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My grandmother's family, for example, is from the Kalocsa region and I can usually identify Kalocsa designs.  Don't be impressed, because Kalocsa embroidery is very popular and often confused with being representative of the country in its entirety, so the odds are in my favor!  Some say that Kalocsa has the richest folk art (you didn't hear that from me).    

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Although it's known today for its bright and cheery colours, I recently learned that traditional Kalocsa embroidery was all white, like the beautiful embroidery my grandmother's cousin made for Hubby and I as a wedding gift (I had it professionally framed, and now it hangs in our hallway):


After the introduction of color-fast embroidery thread (mid-19th century, I read), colourful embroidery gained popularity in the region.  Certain colours were/are always used together, and many held meaning.  As a woman aged, the colour palette of embroidery she donned became more subdued, with certain colours - like purple - representing mourning.  The folk clothing was imbued with a great deal of meaning, this is just one example.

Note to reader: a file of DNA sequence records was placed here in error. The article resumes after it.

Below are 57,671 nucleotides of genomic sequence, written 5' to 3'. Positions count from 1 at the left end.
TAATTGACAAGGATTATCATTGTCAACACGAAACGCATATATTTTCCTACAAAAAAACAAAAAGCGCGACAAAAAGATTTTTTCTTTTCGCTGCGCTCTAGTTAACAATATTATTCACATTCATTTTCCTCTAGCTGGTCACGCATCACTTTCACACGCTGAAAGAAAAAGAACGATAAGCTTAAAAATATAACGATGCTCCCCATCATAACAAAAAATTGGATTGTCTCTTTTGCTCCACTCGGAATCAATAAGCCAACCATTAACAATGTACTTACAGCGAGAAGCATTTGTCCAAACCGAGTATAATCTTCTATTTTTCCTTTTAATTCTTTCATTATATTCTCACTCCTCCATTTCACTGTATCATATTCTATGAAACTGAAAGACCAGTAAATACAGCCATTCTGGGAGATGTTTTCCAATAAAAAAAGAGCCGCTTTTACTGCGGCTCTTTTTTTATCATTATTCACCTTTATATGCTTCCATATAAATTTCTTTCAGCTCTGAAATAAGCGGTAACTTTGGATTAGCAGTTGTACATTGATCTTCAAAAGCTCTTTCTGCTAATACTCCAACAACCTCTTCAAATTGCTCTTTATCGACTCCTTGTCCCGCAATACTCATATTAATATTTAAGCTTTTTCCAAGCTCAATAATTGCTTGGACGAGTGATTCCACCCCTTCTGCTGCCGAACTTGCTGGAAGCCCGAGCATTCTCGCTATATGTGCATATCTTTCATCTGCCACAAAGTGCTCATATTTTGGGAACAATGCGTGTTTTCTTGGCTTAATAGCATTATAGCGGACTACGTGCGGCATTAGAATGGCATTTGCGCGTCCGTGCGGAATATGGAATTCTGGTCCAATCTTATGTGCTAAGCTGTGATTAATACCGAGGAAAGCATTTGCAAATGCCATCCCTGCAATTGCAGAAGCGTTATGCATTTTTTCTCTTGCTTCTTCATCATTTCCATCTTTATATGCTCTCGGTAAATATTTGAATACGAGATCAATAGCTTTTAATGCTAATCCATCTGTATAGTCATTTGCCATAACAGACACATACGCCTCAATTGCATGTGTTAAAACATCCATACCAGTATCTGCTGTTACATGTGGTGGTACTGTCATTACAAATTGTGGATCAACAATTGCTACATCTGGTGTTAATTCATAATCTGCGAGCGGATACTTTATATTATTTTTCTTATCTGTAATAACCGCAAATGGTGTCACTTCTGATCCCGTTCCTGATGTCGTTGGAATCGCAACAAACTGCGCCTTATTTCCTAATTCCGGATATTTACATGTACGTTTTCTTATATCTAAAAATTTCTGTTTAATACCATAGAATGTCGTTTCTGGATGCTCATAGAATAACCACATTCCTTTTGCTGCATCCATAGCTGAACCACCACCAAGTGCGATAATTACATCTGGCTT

The motifs of the region, although varied, are recognizable once you start to compare different folk art within Hungary.  In Kalocsa designs, you'll spot various flowers, berries, plus wheat sheaf and parika themes.  These motifs have long been utilized: they decorate the well-known Kalocsa Porcelain, and long before wall stenciling was Pinterest-worthy, Hungarian women in Kalocsa painted intricate designs onto their walls (the photo below is from the 1930s; you can see more photos from the 1950s here):

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Don't tell my family, but I'm also partial to Matyo embroidery, which typically boasts more densely embroidered designs, often on a black background.  I just love the shape of the flowers and how luxe these richly embroidered textiles look (shhhh).